Miggs Burroughs’ Signs Of Compassion

You have to hand it to Miggs Burroughs.

The Westport artist — whose long career includes Time magazine covers, a US postage stamp, and pro bono work for every local organization that ever existed — has just completed a compelling new project.

Like many of us, Miggs is fascinated by signers — the men and women who use American Sign Language to interpret speeches for hearing-impaired people. He’s amazed by their speed, as well as the variety and movements they make with their hands.

Three years ago, he created the “Tunnel Vision” exhibit that enlivens the pedestrian walkway  between  Main Street and Parker Harding Plaza. With his specialty — lenticular photography — Miggs used Westporters’ hands to show a variety of Westporters’ experiences. The photos change dramatically, depending on where you stand.

Miggs Burroughs, in his “Tunnel Vision” creation.

As he thought about the ASL signers, he realized that by slowing down their movements, he could use lenticular photos to portray their grace and beauty.

Online, he found an ASL dictionary. Users type in a word; up pops a video of its sign. As Miggs watched in slow motion, his idea took shape.

Meanwhile, America’s political climate was heating up. Miggs wondered how local artists would react. He’s always believed creative folks do what they can — however they can — to make the world a better place.

Miggs turned the focus of his new project toward finding a poem of manageable length.

Emily Dickinson

He doesn’t read a lot of poetry. But when his son attended Hampshire College, he lived across from Emily Dickinson’s house.

Miggs found a poem of hers, called “Signs of Compassion. The title is perfect.

Miggs planned to photograph a teenage girl — fellow artist Nina Bentley’s granddaughter — signing the entire poem. But Chris Timmons of the Westport Library — where Miggs serves as artist-in-residence — suggested using a variety of people in town.

“That was the key,” Miggs notes. “Now we have representatives of the entire community talking about compassion.”

Miggs mined his many contacts to find models. Nearly everyone he asked said yes. The 30 photos he used include whites, blacks and Asians. There are young Westporters, and old. First Selectman Jim Marpe is one model. I’m another.

I signed the word “I.”

How did we know what to do? Noah Steinman — then a WAC staffer, now at the Aldrich — knows ASL.

Miggs used his iPhone to film Noah signing the poem, while explaining each motion. Miggs then broke every one into 2 distinct gestures.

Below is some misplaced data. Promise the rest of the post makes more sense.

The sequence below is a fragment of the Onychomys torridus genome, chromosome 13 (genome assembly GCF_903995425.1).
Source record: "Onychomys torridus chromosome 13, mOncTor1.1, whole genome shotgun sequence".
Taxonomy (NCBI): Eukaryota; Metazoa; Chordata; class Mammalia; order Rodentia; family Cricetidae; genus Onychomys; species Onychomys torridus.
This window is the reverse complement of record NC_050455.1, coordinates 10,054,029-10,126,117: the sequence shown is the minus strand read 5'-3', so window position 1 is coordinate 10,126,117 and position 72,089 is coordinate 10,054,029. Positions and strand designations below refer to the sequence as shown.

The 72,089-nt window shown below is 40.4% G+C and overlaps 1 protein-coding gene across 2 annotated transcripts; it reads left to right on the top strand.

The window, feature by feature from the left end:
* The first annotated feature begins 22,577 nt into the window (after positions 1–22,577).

He photographed each model doing both gestures. Under every photo is Dickinson’s poem, with that particular word or phrase highlighted.

Dereje Tarrant signed “without.”

The result, Miggs says, is “not an exhibit of 30 different photos. It’s a visual chorus of our community expressing the need for compassion in the world.”

This will be the last Great Hall exhibit before the library transformation project begins. (The library itself will not close.)

In its silence, it speaks volumes.

(The opening reception is Friday, May 26 from 6 to 7:30 p.m. The exhibit is on display through July 27. For more information, click here.)

Jeanine Esposito signed “not.” (Photos/Miggs Burroughs)

22 responses to “Miggs Burroughs’ Signs Of Compassion

  1. Miggs is beyond amazing.

  2. Karl Taylor

    Miggs/Woog; they’re amazing!

  3. John Hartwell

    Brilliant, as always. Thanks Miggs!

  4. Laura Maged

    This is amazing!

  5. Rose Jordan

    There is only one “Miggs “Burroughs” and he lives in Westport. This unique original project will become famous! Thank you, Miggs, for your talent and creativity for all of us to appreciate.

  6. Wonderful use of people, photography, phrases, and poetry. Thank you, Miggs! But are Dereje and Jeanine signing “without?” Or is she saying something else?

  7. Fred Cantor

    This is indeed a brilliant concept and wonderfully executed. I don’t know what creative and/or humanitarian awards categories it would qualify for, but it seems like an award-winning project to me that deserves widespread exposure.

  8. Betsy Phillips Kahn

    Now we have a Tunnel of LOVE ❤️ Wow– and thank you, Miggs!!!
    I’m going TODAY!!

  9. Miggs never ceases to amaze me………beautiful

  10. Laurence S. Untermeyer

    The subjects of these wonderful and unique photographs each in their own way tell a personal story. The constant creativity of Miggs knows no bounds, like the poet his mind and eyes are always searching for ways to express the world around him.

  11. Miggs – you’re friggin amazing….and wonderful. How you’ve blessed our lives. Thank you for that.

  12. This is awesome.

  13. Bill Boyd (Staples 1966)

    Another great art work by Miggs!

  14. Wilhelmina de Haas

    Very beautiful, Miggs. This is just absolutely amazing. Thank you!

  15. George and Kathe Damman

    Love it! See what we miss when we text or email! >

  16. This is beautiful – and an amazing concept – thanks for lightening my day.

  17. Jean Whitehead

    Just adding to the praise above. Beautiful, touching, amazing! Thank you to everyone who participated. Westport is so fortunate to have the creativity, compassion and vision of Miggs Burroughs. I plan to visit with my granddaughter!

  18. Miggs Burroughs

    Thank you all! Your heartfelt response to this concept is truly amazing and gratifying. I hope you find it as effective in person as it has been in print. May 26 from 6 to 7:30 is the day of reckoning.

  19. Miggs congratulations and thank you for all you add to our community.
    You are a sign of compassion personified

  20. Fascinating article! Congratulations, Miggs!

  21. That is really powerful!